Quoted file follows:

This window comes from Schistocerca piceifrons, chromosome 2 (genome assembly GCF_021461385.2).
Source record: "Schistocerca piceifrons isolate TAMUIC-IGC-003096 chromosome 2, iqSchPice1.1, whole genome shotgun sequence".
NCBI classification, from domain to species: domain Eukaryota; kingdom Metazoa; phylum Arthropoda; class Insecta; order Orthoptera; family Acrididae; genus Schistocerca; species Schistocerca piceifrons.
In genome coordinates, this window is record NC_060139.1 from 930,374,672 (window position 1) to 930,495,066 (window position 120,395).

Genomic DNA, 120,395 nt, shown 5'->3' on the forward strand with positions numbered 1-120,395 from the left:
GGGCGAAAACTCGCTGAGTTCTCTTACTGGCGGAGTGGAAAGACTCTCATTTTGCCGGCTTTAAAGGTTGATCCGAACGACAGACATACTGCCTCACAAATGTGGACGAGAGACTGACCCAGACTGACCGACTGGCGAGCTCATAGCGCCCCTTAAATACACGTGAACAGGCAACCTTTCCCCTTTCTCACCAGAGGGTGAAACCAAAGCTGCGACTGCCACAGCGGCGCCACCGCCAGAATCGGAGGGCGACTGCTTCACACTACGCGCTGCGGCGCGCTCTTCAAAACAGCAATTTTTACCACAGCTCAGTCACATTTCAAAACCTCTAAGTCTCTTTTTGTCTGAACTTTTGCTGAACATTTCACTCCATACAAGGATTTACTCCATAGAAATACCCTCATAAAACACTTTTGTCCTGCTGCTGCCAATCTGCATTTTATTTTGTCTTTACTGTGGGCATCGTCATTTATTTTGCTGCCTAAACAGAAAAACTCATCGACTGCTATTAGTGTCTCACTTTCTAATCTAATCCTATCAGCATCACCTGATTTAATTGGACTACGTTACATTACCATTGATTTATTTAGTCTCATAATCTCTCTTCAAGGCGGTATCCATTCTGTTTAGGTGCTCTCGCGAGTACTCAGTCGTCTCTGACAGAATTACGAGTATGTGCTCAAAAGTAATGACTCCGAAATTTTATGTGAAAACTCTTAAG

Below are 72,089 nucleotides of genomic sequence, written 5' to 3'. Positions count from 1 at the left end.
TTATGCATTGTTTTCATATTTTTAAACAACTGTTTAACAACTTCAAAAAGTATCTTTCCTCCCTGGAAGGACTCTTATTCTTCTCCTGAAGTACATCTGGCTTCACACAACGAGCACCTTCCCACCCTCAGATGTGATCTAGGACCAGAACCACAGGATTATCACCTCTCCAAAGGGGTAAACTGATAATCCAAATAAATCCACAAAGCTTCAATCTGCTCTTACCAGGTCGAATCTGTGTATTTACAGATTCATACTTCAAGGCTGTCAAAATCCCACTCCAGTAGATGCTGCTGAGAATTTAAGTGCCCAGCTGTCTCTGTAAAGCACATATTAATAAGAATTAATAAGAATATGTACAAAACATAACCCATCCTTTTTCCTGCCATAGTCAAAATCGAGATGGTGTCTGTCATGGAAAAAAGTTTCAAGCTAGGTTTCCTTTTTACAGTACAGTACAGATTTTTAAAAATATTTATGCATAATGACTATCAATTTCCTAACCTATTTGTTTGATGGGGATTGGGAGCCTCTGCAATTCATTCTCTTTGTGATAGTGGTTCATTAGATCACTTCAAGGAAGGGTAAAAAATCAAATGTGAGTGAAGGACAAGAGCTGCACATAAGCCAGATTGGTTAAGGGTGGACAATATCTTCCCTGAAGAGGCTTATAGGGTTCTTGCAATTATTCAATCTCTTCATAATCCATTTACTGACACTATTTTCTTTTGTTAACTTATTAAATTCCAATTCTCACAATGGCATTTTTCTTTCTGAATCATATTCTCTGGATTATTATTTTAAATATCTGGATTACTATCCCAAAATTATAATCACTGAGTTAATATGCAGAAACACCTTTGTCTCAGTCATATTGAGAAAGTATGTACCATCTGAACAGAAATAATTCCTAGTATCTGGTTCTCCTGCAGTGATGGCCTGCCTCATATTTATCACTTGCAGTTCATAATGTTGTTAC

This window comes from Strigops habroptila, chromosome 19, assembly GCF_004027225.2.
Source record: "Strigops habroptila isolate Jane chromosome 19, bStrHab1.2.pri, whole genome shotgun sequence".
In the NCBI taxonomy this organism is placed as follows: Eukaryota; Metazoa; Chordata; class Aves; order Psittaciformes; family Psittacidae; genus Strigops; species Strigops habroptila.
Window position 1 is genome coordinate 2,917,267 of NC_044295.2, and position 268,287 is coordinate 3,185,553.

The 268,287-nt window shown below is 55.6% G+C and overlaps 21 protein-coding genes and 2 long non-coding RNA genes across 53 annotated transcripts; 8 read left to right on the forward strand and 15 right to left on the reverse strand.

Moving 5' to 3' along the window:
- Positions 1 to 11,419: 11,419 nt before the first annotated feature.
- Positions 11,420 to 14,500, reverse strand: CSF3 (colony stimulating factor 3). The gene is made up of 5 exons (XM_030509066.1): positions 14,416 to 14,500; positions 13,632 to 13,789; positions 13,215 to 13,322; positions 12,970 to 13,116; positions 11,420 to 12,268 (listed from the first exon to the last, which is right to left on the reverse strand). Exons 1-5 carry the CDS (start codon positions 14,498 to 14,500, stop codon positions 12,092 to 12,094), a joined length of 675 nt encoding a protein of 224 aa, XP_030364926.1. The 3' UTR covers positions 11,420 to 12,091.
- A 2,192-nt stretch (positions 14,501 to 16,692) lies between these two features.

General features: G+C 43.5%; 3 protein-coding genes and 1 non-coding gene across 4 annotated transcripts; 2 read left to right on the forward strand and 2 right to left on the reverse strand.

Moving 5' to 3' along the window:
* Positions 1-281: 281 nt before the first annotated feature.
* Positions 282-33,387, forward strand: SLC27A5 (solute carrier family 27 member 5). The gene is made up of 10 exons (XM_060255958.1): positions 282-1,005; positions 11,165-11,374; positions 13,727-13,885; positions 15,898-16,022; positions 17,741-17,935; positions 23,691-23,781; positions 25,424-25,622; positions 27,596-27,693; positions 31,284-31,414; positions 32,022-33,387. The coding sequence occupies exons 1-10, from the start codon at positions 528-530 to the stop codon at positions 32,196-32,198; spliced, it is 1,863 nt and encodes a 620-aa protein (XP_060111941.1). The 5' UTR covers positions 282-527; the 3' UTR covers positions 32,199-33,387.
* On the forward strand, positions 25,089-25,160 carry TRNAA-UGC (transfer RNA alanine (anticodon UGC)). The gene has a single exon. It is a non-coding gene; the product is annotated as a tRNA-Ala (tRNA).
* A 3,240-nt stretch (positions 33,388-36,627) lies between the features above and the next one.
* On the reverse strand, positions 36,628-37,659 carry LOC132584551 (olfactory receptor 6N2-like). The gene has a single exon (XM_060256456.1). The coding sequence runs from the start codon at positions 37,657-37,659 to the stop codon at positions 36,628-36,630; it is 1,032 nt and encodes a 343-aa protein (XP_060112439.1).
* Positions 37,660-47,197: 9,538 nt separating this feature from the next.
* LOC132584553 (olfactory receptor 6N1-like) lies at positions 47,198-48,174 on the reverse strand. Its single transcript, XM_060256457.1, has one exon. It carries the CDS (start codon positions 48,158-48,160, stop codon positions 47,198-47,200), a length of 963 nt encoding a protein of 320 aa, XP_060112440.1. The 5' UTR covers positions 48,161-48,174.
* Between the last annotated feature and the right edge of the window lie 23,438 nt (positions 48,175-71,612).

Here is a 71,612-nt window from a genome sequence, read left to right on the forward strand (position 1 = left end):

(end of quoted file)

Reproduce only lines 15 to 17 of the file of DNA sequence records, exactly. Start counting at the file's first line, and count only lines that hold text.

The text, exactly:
- Positions 1 to 11,419: 11,419 nt before the first annotated feature.
- Positions 11,420 to 14,500, reverse strand: CSF3 (colony stimulating factor 3). The gene is made up of 5 exons (XM_030509066.1): positions 14,416 to 14,500; positions 13,632 to 13,789; positions 13,215 to 13,322; positions 12,970 to 13,116; positions 11,420 to 12,268 (listed from the first exon to the last, which is right to left on the reverse strand). Exons 1-5 carry the CDS (start codon positions 14,498 to 14,500, stop codon positions 12,092 to 12,094), a joined length of 675 nt encoding a protein of 224 aa, XP_030364926.1. The 3' UTR covers positions 11,420 to 12,091.
- A 2,192-nt stretch (positions 14,501 to 16,692) lies between these two features.